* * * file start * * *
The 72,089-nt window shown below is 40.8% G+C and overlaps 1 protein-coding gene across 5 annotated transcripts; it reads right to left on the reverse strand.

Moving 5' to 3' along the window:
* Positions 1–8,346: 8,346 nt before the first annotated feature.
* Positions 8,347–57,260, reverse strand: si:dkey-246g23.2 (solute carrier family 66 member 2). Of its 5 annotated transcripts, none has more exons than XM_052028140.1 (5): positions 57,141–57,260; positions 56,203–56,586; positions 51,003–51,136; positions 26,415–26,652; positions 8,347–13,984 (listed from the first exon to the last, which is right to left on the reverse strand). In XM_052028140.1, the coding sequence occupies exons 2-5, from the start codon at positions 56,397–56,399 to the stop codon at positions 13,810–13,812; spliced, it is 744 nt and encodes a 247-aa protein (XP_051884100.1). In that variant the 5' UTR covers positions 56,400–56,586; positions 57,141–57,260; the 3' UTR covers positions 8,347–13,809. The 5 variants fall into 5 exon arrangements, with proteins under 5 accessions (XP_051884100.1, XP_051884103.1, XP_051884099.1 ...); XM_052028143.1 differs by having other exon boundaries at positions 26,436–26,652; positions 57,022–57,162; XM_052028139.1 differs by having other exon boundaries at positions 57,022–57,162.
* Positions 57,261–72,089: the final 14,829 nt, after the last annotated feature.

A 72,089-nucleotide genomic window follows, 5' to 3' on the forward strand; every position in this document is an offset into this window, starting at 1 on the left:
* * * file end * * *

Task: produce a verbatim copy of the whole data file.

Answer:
The 72,089-nt window shown below is 40.8% G+C and overlaps 1 protein-coding gene across 5 annotated transcripts; it reads right to left on the reverse strand.

Moving 5' to 3' along the window:
* Positions 1–8,346: 8,346 nt before the first annotated feature.
* Positions 8,347–57,260, reverse strand: si:dkey-246g23.2 (solute carrier family 66 member 2). Of its 5 annotated transcripts, none has more exons than XM_052028140.1 (5): positions 57,141–57,260; positions 56,203–56,586; positions 51,003–51,136; positions 26,415–26,652; positions 8,347–13,984 (listed from the first exon to the last, which is right to left on the reverse strand). In XM_052028140.1, the coding sequence occupies exons 2-5, from the start codon at positions 56,397–56,399 to the stop codon at positions 13,810–13,812; spliced, it is 744 nt and encodes a 247-aa protein (XP_051884100.1). In that variant the 5' UTR covers positions 56,400–56,586; positions 57,141–57,260; the 3' UTR covers positions 8,347–13,809. The 5 variants fall into 5 exon arrangements, with proteins under 5 accessions (XP_051884100.1, XP_051884103.1, XP_051884099.1 ...); XM_052028143.1 differs by having other exon boundaries at positions 26,436–26,652; positions 57,022–57,162; XM_052028139.1 differs by having other exon boundaries at positions 57,022–57,162.
* Positions 57,261–72,089: the final 14,829 nt, after the last annotated feature.

A 72,089-nucleotide genomic window follows, 5' to 3' on the forward strand; every position in this document is an offset into this window, starting at 1 on the left: